Sunday, January 4, 2009

Crime and punishment in Canada

I am not a criminal law lawyer. My estimable, Gary Cooper-like associate James Rose is, in a big way, and he's very good at it. But I am a student of Shakespeare and have written about crime and punishment in Hamlet. I wagered Rose dinner that retribution partially informs Canadian sentencing law. I didn't know if it did, but I reckoned it had to; and I knew it did in American law.

I won, though Rose kept kicking and sceaming right up to paying the handsome tab.


And note this from the Ontario Court of Appeal in that case:

"...Although the appellant abandoned the other grounds of appeal, we think it appropriate to comment on one of them. In arriving at the sentence under review, the trial judge stated that the circumstances called “for a sentence which reflects retribution; the ability of the court to seek cold and calculated vengeance upon the accused for the benefit of society and the benefit of the victim”.

[8] With respect, it would appear that the trial judge confused the notion of retribution - a term used by Lamer C.J. in R. v. M.(C.A.) 1996 CanLII 230 (S.C.C.), (1996), 105 C.C.C. (3d) 327 S.C.C. to reflect that criminal punishment should be imposed to sanction the moral culpability of the offender - and vengeance. Vengence, of course, has no place in sentencing.

[9] Nonetheless, the trial judge’s error occasioned no prejudice to the appellant. Specifically, it did not render the total sentence unfit. Rather, as already indicated, in our view, if anything, the total sentence was lenient.

[10] Accordingly, we would grant leave to appeal but dismiss the appeal from sentence..."


My comment:

I don't think the court wants to face up to the implications of its own reasoning. The difference between cold and calculated vengeance on the convicted to benefit society and the victim and sanctioning the moral culpability of the convicted is to substitute one bit of rhetoric for a more palatable bit, which is fair enough. But the underlying point, regardless of formulation, is that under retribution the court seeks to punish to express disapprobation--which is a kind of collective or societal vengeance; which is to say, the law spanks. It in part punishes when it sentences (and it must.) If anyone doubts this he must ask himself why courts sentence more for committing a crime than attempting to. The danger to society is equal, more or less. The stiffer sentence reflects the greater gravity of the former. That requires greater sanctioning/punishing.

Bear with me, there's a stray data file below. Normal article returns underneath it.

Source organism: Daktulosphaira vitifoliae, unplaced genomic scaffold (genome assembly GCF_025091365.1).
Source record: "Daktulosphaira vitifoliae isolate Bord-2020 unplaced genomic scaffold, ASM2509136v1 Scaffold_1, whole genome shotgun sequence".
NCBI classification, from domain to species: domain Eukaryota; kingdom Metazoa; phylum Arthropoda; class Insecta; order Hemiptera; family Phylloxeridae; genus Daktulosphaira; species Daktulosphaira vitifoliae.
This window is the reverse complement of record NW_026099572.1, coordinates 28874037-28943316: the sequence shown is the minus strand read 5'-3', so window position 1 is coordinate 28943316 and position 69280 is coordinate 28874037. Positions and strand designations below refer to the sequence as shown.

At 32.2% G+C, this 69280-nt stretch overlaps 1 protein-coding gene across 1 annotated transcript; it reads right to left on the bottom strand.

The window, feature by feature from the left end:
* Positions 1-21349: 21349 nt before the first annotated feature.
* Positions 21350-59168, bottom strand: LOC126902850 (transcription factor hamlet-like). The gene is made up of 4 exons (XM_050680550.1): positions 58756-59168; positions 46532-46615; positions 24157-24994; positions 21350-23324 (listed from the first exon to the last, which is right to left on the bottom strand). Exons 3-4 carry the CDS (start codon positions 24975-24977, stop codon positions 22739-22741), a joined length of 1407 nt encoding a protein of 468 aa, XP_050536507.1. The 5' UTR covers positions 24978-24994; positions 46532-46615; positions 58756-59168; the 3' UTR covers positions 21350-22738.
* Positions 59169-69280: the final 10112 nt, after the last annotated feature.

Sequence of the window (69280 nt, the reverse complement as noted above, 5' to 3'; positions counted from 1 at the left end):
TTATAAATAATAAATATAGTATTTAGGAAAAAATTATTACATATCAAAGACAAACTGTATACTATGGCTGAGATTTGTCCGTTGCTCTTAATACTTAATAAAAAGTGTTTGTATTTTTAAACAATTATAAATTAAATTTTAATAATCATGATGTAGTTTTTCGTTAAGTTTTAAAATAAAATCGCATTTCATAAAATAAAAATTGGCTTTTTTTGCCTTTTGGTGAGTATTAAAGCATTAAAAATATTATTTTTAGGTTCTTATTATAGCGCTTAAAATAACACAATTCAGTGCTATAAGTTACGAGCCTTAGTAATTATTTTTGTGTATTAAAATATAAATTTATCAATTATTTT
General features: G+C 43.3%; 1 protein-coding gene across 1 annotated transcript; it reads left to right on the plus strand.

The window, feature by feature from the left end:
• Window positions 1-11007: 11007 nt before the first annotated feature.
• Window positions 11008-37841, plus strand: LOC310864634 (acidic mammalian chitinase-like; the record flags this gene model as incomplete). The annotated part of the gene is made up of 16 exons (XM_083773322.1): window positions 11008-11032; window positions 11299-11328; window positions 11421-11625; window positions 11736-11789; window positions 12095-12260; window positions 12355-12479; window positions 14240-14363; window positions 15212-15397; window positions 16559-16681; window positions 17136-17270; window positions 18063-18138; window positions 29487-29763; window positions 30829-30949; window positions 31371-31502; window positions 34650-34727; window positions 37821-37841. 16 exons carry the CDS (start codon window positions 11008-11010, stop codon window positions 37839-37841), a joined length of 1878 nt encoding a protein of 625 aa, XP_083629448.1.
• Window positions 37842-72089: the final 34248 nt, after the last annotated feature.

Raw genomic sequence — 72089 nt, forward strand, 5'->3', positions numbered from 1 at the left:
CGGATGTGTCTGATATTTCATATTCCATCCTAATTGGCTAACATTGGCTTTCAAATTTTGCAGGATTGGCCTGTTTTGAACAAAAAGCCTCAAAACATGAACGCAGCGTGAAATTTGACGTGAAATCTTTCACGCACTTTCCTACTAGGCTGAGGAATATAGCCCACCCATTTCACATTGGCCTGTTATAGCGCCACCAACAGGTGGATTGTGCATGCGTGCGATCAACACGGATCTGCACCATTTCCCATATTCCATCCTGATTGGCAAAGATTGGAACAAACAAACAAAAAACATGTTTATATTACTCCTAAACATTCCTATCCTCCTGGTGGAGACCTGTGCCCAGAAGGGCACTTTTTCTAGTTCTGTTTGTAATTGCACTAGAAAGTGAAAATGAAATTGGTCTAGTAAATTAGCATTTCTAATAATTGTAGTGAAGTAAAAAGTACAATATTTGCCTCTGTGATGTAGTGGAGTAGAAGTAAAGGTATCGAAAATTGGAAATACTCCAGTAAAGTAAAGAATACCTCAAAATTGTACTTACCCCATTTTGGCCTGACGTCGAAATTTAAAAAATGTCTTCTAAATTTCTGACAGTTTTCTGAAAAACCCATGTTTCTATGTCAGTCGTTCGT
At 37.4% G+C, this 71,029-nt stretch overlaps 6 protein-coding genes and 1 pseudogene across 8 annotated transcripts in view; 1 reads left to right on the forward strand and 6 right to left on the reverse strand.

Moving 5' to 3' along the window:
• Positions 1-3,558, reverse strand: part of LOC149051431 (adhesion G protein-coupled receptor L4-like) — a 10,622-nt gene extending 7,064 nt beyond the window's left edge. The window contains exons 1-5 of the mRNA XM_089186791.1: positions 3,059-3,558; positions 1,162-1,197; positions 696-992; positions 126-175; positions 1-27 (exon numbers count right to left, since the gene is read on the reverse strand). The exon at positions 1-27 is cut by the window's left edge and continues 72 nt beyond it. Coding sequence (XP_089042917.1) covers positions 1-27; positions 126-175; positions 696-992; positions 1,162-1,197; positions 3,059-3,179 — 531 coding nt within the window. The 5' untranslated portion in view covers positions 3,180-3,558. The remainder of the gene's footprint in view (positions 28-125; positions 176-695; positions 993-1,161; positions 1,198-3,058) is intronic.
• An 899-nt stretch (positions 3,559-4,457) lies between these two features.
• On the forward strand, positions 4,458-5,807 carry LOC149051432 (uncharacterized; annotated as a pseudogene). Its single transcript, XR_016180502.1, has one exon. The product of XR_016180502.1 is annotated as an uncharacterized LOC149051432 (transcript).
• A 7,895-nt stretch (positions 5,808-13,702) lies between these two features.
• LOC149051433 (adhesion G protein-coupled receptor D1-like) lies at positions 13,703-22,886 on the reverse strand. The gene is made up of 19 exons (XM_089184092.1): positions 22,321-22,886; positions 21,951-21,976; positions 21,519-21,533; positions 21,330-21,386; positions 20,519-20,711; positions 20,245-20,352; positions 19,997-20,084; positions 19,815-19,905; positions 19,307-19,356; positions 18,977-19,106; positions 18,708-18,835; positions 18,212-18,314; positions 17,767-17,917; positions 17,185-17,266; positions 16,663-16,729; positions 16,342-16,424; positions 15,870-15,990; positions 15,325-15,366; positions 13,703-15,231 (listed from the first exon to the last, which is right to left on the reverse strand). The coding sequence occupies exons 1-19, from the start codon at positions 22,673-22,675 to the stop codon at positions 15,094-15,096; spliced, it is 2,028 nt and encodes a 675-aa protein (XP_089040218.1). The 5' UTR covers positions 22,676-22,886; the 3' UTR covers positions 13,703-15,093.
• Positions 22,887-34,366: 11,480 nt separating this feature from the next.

Itzik Basman


  1. Not being a criminal lawyer -- I mean criminal *law* lawyer -- either, I'll just jump right in and say that I thought the Appeal Court above made more than rhetorical sense. Vengeance is an extra-legal act that, in its disregard for social/political legitimacy (in the more serious cases), threatens the rule of law. But it originates from a very fundamental sense of justice that underpins all human societies -- that serious crimes must have serious consequences or else everything just becomes a matter of what you can get away with. Hence "retribution" enters the picture as a *legal* replacement for vengeance, and as such -- and here I agree with you -- a necessary component of criminal sentencing, over and above considerations re: deterrence, rehabilitation, etc.

    Cool blog by the way!

  2. Larry, I appreciate your comment and utltimately I don't think we disagree. I think there is a distinction between revenge and vengeance. It's evident in this from the King James Bible: "Dearly beloved, avenge not yourselves, but rather give place unto wrath: for it is written, Vengeance is mine; I will repay, saith the Lord." I have my doubts about the Court of Appeal's intent: I believe, in its above dicta, it was either in the piety business or did not want to face up to, or perhaps did not understand that vengeance is, I'd argue, as opposed to revenge, precisely the law taking into itself "dearly beloveds'" wrath and transmuting that wrath into moral disapprobration by way of punishment as an essential component of criminal sentencing.

    Tnaks btw, for nice word on this blog.

    Itzik Basman

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